All in all, I really believe that we are in a position to take plunges and make mistakes – after all, we don’t have any children (yet), mortgages, car payments or anything else restrictive.  If our business fails (which it won’t) we can always get some bull shit jobs to pay the bills.  If we go completely broke (which we won’t) we can always get celebrity makeovers and stage a sex tape which we’ll sell to for a quick 10 g’s…

The ultimate question is:  Will you ever be 100% ready to do anything in your life?

The answer is no.

So I say do it.  Don’t ask for permission, learn from your mistakes and pay the consequences when they arise.  Of course if you have kids, a car, a house and a family then don’t be stupid.  But if you don’t – be stupid, work hard and make it happen.  There really is no reason why it shouldn’t work out in the end!



Couples Who Work Together – The Copreneur Concept

Couples who work together - copreneur

I recently had a mini vacation from work; Friday, Monday and Tuesday off.  5 days in total.  It wasn’t enough time to really do anything substantial, but it was enough to get me thinking about spending all my time at home, and with Elijah.  Please don’t misconstrue, I’m not worried about our relationship but working at home will definitely change the dynamic of our journey up to this point and is yet another chapter of our lives together –  cue violins.

I’ve mentioned before that I tend to get looks and concerned comments when I tell people, especially the ones I’m related to, what our long term plan is.  A lot of the intrigue that’s generated around our business venture is the fact that we are both going to be at working at home together.  People seem so curious about how this is going to work out, as if watching a science experiment.  Here are my well thought out reasons why I want to work from home with Elijah:

  1. I won’t have to get up at a godforsaken hour in the morning
  2. I can wear my sweatpants to work, provided we are not leaving “the office”.
  3. We will be able to save some money, not having to worry about transportation expenses.
  4. I will have more time and energy to focus on other things I’m passionate about, like design and art.
  5. Elijah and I will learn and grow together in many ways.
  6. Down the road, when we have a family, we will be able to spend lots of time with our children.
  7. Our family will function as a sole unit.  Working, living and loving together.

I can tell you from experience that in today’s world of “each parent off to a separate place of employment” the family unit is broken down significantly.  For example, both my parents worked for the same company but in different positions, and in order to save money on a babysitter for my brother and I, my parents worked opposite shifts.  My mother worked from 6:00 am to 2:30 pm and my father worked from 4:00 pm until midnight.  Between the time my mom arrived from work and my dad was getting ready to leave, they had half an hour every day to see each other.  I couldn’t imagine only seeing Elijah for 2 1/2 hours each week.  Not to mention the fact that as children we barely got to spend time with our dad, except on weekends.  I would prefer not to reenact  this scenario with my own family, which is why I want to have my home and profession be of the same entity.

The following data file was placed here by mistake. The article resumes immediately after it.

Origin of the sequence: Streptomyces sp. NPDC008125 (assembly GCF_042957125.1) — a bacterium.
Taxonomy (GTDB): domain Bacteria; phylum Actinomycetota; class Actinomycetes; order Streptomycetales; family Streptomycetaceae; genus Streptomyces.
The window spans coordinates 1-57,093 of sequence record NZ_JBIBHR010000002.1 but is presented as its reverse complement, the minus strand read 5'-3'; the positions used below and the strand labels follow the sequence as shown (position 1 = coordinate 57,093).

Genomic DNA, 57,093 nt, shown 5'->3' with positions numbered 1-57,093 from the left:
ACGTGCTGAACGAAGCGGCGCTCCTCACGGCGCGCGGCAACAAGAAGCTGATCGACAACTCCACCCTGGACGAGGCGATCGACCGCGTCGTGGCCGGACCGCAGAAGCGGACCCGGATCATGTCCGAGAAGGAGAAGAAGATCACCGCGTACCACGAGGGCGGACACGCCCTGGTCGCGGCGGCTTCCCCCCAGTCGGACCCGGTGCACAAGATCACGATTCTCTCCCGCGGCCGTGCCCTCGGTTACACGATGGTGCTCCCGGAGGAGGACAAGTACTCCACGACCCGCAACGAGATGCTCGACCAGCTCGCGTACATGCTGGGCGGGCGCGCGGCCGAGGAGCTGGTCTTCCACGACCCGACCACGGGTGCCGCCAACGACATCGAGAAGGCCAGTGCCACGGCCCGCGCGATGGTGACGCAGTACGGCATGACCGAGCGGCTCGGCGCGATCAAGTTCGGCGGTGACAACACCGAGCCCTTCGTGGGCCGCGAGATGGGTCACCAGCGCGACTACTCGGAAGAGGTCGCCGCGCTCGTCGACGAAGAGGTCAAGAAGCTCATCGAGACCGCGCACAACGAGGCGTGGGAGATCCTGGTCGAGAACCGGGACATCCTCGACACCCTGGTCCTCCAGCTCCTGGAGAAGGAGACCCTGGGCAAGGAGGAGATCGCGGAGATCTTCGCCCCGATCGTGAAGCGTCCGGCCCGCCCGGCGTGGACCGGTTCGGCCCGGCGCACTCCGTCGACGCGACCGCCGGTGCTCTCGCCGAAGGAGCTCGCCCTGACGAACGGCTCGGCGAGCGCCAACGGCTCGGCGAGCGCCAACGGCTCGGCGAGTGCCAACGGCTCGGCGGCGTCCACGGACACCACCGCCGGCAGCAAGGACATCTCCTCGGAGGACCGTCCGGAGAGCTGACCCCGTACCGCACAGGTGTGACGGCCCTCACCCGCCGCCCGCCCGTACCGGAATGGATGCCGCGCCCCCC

Let’s explore this concept shall we?

Its seems as though the concept of working from home or working with your partner is “new” or “trendy”, when in reality it’s the way the family unit functioned for most of our existence as humans.  Throughout history the family worked, and played together.  It was unheard of to leave your loved ones for any reason, let alone to work, and in any situation where productivity was essential for survival there was evidence of a family involvement.  Think about working on a farm where the family is an economic , as well as social unit.  It is only with the industrial revolution that home and workplace became a separate entity – each with it’s own set of guidelines and relationships.

Elijah and I have always felt that we “gelled” and worked exceptionally well together.  Every challenge or large project we’ve taken on in our relationship has been successful.  We’ve always been on the same page and it’s crucial to share the same passion or vision when attempting to go into business together, therefore maintaining focus on the bigger picture allows you get past all the smaller issues.

There are several guidelines available to working with your life partner from home.  At, Alicia Fortinberry has been working with her husband Bob, for almost 20 years.  Here is some of her experience sprinkled with my words of wisdom and interpretation:

  • Don’t separate work from the rest of your life.  It will never happen as smoothly as you want it to, so view the work as a continuum of the relationship.  If you share the passion, then it isn’t a burden.  Elijah and I talk about the business a lot and it’s as much a part of our family as our cat Shandy is.
  • Work with other people.  This makes so much sense to me.  Working with other people keeps the juices flowing and provides fresh ideas and a sense of support – as well as mental break from your loved one’s brain.